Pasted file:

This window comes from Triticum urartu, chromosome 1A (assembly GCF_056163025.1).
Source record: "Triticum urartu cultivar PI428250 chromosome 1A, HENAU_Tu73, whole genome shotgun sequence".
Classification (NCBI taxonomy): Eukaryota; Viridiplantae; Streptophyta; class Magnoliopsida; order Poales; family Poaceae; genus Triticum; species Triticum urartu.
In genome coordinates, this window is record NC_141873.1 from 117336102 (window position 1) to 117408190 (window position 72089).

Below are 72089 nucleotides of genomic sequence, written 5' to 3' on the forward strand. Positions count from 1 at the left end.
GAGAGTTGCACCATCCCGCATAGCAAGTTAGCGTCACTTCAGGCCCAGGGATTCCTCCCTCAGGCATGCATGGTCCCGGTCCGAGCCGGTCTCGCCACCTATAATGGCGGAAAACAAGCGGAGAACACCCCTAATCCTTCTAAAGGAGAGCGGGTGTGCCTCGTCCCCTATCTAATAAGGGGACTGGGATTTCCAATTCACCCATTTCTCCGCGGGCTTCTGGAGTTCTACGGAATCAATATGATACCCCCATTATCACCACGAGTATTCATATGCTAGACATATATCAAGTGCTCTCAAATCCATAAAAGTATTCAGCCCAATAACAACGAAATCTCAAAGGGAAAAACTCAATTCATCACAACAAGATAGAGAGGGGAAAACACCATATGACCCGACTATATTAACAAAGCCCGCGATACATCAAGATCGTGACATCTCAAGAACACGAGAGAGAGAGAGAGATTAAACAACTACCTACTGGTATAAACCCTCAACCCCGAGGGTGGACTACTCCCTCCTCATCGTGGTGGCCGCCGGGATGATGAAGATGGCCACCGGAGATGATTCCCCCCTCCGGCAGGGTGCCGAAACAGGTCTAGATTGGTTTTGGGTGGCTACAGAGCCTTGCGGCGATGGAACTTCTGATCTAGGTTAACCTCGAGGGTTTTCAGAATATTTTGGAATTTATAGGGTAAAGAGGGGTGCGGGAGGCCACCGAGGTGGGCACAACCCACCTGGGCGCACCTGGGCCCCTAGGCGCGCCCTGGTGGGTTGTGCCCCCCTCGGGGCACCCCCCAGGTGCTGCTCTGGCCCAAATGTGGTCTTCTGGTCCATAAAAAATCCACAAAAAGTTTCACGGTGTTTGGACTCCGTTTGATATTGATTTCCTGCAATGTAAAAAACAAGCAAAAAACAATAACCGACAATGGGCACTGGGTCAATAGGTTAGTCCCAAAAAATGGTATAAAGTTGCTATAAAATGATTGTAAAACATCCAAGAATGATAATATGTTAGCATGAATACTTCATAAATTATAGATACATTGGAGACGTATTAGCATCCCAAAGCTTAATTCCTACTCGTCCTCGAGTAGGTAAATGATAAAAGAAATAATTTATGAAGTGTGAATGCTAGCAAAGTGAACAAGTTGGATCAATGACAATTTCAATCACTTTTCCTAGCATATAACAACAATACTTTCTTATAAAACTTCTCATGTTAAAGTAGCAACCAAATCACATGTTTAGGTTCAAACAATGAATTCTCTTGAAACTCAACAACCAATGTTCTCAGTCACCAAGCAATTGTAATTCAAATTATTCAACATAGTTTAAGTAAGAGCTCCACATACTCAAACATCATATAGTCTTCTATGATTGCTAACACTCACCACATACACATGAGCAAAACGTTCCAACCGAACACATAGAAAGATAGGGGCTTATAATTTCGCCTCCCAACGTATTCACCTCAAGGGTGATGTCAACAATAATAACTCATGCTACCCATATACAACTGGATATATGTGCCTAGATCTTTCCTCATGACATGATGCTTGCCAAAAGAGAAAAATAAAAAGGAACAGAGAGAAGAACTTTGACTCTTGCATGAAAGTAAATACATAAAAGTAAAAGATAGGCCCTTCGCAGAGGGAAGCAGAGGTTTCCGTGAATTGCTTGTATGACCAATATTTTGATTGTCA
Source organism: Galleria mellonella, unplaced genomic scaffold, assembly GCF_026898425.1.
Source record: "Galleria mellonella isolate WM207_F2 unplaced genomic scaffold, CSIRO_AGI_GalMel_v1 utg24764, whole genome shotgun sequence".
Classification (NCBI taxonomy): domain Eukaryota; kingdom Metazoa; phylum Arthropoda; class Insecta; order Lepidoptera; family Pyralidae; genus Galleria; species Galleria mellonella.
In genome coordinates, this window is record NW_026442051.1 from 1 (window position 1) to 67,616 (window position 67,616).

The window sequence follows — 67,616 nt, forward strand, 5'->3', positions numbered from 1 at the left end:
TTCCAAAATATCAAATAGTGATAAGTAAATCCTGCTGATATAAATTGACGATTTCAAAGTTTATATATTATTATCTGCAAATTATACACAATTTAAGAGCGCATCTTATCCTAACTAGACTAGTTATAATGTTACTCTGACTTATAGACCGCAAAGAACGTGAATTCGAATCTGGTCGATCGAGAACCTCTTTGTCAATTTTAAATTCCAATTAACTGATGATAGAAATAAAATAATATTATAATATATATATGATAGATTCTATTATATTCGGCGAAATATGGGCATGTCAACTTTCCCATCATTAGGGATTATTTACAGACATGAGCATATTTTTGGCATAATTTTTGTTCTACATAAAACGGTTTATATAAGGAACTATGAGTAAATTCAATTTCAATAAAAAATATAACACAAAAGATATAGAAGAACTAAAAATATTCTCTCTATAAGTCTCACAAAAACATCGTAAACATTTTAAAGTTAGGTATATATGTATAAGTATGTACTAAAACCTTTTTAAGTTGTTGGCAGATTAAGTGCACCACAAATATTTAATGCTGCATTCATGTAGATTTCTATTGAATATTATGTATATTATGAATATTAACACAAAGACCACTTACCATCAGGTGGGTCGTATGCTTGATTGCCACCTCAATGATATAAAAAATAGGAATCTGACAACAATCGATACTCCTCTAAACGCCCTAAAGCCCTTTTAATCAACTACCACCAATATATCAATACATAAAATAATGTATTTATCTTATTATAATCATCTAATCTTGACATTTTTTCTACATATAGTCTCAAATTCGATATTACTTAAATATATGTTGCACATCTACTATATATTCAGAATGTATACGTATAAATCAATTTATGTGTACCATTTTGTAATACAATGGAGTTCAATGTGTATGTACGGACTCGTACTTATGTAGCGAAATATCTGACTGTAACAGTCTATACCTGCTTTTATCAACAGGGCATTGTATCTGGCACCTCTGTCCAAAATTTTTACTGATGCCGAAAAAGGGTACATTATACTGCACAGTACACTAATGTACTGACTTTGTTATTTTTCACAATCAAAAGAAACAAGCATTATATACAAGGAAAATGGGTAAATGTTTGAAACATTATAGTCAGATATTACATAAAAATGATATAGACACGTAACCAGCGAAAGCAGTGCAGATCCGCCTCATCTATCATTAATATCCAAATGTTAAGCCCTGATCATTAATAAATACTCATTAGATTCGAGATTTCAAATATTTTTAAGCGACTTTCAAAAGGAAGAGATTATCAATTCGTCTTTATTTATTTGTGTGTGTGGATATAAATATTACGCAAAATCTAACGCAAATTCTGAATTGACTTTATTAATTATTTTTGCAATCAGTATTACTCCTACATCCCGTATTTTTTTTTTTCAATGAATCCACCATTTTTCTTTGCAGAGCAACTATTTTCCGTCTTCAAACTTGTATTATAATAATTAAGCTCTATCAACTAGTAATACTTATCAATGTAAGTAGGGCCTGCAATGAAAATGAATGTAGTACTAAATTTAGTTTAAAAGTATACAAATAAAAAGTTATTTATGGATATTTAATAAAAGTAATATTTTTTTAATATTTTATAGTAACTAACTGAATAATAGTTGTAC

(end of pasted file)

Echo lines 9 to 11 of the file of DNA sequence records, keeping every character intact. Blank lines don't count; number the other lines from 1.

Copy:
Classification (NCBI taxonomy): domain Eukaryota; kingdom Metazoa; phylum Arthropoda; class Insecta; order Lepidoptera; family Pyralidae; genus Galleria; species Galleria mellonella.
In genome coordinates, this window is record NW_026442051.1 from 1 (window position 1) to 67,616 (window position 67,616).

The window sequence follows — 67,616 nt, forward strand, 5'->3', positions numbered from 1 at the left end: